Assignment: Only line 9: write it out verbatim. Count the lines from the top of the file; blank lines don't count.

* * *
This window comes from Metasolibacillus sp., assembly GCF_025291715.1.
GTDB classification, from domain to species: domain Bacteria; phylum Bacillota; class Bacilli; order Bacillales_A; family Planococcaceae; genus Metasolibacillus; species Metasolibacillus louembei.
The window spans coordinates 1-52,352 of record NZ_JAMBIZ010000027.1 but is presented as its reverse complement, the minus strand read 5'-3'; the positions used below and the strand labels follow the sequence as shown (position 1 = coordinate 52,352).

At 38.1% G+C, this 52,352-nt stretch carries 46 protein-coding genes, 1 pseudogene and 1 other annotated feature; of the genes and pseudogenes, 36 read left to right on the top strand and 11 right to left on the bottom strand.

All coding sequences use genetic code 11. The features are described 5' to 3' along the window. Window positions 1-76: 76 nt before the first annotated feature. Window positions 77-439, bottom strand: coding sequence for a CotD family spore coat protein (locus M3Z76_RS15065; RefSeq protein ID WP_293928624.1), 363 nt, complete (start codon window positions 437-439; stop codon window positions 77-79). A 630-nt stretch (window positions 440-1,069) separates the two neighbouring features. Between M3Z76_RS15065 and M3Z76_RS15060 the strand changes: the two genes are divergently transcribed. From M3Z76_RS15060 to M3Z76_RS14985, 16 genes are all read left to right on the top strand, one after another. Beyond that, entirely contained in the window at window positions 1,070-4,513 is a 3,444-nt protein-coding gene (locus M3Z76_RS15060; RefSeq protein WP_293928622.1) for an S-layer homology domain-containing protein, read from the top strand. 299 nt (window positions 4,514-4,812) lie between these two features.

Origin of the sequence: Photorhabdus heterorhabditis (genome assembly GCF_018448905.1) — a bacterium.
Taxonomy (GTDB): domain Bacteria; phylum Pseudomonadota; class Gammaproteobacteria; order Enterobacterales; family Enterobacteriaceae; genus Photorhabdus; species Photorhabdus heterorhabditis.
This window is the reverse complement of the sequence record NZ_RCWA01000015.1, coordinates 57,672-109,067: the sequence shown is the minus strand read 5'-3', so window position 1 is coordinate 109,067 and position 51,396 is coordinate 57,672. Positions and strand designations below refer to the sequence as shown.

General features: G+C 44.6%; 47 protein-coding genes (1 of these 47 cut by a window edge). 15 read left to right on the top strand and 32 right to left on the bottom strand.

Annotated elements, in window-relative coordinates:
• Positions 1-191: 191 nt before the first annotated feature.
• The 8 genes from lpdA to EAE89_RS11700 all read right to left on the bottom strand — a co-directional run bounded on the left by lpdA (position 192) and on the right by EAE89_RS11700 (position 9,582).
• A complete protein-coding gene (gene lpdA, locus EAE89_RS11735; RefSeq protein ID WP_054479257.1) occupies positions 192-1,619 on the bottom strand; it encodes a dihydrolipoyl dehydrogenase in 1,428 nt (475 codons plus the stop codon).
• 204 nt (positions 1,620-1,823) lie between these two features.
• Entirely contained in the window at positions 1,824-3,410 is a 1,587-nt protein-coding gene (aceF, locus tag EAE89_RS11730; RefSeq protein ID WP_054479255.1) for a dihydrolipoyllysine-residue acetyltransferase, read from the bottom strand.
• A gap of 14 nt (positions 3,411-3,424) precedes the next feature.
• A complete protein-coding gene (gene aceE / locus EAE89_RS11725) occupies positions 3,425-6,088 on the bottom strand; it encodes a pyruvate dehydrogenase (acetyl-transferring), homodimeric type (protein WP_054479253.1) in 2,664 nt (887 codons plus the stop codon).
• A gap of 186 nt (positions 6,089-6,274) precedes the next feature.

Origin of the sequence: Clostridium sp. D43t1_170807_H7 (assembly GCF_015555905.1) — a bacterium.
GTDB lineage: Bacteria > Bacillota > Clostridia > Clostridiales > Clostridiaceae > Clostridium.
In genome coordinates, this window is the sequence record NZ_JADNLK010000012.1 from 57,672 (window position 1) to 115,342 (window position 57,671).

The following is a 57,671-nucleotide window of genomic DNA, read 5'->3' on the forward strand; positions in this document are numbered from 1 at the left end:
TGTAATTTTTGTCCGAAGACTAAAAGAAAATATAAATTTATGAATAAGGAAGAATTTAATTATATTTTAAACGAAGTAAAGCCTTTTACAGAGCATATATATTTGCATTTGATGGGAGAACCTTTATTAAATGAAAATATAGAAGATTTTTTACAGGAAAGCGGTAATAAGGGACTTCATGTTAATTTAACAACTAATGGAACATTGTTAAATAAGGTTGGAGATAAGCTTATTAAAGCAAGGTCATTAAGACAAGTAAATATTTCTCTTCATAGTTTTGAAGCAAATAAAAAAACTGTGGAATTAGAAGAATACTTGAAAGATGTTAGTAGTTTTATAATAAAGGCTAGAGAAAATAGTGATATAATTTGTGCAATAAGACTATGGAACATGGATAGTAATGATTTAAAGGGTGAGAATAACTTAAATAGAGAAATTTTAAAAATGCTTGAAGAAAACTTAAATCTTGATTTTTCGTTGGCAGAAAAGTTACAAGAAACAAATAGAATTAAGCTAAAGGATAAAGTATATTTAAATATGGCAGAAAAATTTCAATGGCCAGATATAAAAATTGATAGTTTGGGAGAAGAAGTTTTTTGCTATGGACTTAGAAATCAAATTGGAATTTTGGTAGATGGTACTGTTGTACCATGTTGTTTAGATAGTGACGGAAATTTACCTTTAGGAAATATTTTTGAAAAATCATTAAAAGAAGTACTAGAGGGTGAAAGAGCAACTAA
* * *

General features: G+C 44.6%; 47 protein-coding genes (1 of these 47 cut by a window edge). 15 read left to right on the top strand and 32 right to left on the bottom strand.